There had been anti-heroes in the movies before, but they were really heroes in disguise. The audience identified with them even though they were on the wrong side of the law, were unwashed, had rotten luck, were physically repugnant or were just plain bad guys[…]
[Paul Newman’s] been in movies where he is a fairly ordinary guy in a fairly ordinary situation. He’s more or less like the people he hangs around with, except he won’t be pushed. He knows his own mind.
The bad guys in his movies don’t like that, and so they try to break him. And he fights back, no matter how much it hurts. If the characters he has played stopped there, they would be more or less conventional heroes. But they don’t. Although they exhibit heroic stubbornness and integrity, they’re not very likable.
For on thing, they’re loners. For another, they don’t seem to have basic human feelings. They do rotten things and don’t fell bad. They’re cold and aloof, and their enemies are usually fairly average people, with a sense of humor. People just like us[…]
He smiled at the idiots who were crossing him. He didn’t care what people thought. And a subtle change took place: The hero stopped wanting to be a hero[…]
Newman brings this character to the end of its logical development, playing a hero who becomes an anti-hero because he despises the slobs who worship him. Luke is on a Southern chain gang. He’s the only prisoner with guts enough to talk back to the bosses and the only one with nerve enough to escape.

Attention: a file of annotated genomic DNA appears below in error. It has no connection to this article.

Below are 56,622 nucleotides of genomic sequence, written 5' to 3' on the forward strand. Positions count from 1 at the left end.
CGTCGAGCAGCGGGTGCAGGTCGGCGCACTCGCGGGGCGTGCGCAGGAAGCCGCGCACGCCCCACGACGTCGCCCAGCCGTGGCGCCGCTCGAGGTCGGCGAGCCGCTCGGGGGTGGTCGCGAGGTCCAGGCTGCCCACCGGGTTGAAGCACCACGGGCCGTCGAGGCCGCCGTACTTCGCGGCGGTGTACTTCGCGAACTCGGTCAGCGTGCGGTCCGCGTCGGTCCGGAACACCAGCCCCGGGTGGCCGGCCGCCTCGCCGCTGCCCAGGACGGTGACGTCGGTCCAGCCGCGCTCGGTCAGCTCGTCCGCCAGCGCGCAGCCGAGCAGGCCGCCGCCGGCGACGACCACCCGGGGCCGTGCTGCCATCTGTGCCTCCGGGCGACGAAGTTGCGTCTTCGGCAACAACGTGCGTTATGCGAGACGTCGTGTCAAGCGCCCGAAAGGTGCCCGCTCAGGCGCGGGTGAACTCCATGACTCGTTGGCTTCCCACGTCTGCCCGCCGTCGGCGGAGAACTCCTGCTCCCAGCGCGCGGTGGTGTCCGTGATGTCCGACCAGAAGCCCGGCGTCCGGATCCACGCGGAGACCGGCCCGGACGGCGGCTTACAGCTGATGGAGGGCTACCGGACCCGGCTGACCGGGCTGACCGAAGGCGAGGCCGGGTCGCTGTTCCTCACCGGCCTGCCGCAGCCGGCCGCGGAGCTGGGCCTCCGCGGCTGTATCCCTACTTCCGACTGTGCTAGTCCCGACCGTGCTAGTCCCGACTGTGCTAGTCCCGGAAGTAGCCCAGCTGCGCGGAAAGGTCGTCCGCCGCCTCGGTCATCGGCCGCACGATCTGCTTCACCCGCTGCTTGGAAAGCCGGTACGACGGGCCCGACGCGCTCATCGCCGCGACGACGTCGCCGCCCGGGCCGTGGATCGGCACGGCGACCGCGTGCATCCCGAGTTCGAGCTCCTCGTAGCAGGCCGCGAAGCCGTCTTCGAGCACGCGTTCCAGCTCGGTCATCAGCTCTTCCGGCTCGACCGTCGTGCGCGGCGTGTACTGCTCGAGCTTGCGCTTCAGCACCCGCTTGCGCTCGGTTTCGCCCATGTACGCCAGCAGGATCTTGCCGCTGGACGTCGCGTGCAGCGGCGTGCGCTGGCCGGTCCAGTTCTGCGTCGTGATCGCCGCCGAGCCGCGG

He begins the movie as a likable enough guy, always smiling, always ready for a little fun. He eats 50 hard-boiled eggs on a bet and collects all the money in the camp. That Luke, he’s a cool hand[…]
A desperate, discouraged man who despises his admirers and will no longer pay the price necessary to entertain them.
The movie hero used to be an inspiration, but recently he has become a substitute. We no longer want to be heroes ourselves, but we want to know that heroes are on the job in case we ever need one. This has resulted in an interesting flip-flop of stereotypes.
Used to be the anti-hero was a bad guy we secretly liked[…] [And now] we get a good guy who becomes a bad guy because he doesn’t like us.
I think it’s fair to view Spike under this lens. Spike doesn’t do things for you and me. Remember how in Knockin’ on Heaven’s Door he apologized to the hostage that he isn’t a cop who would be threatened by the gun pointed at a non-combatant’s head. It was a clumsy set-up of characterization that they were (amoral) bounty-hunters, and it wasn’t wholly authentic. But there’s still meaning in it. Spike doesn’t really care. When he does, people die (“Waltz for Venus”).
This is Spike: a guy who hates annoying women, kids, and small animals. However, he’s a softie. This makes him endearing, it makes him “human” (read: “a good person” for the moralists); it makes him moé. You ask him to be his friend and he’ll give you a cold shoulder, but when he sees you down on your luck he’ll be the first to offer you a cigarette. UGUU~
It’s enough to make us care, it’s enough for us to feel good when Ed left him the pinwheel – not Jet, who really deserves more affection from anyone in this ship of fools. This totally makes sense to us, because we like Spike to some degree. We may respect Jet, but it’s Spike whose story we want to follow, the guy who’s kept us entertained.
And when we start hearing “The Real Folk Blues,” it’s his pain we feel, and all our well wishes we send uselessly to him as he heads to his doom.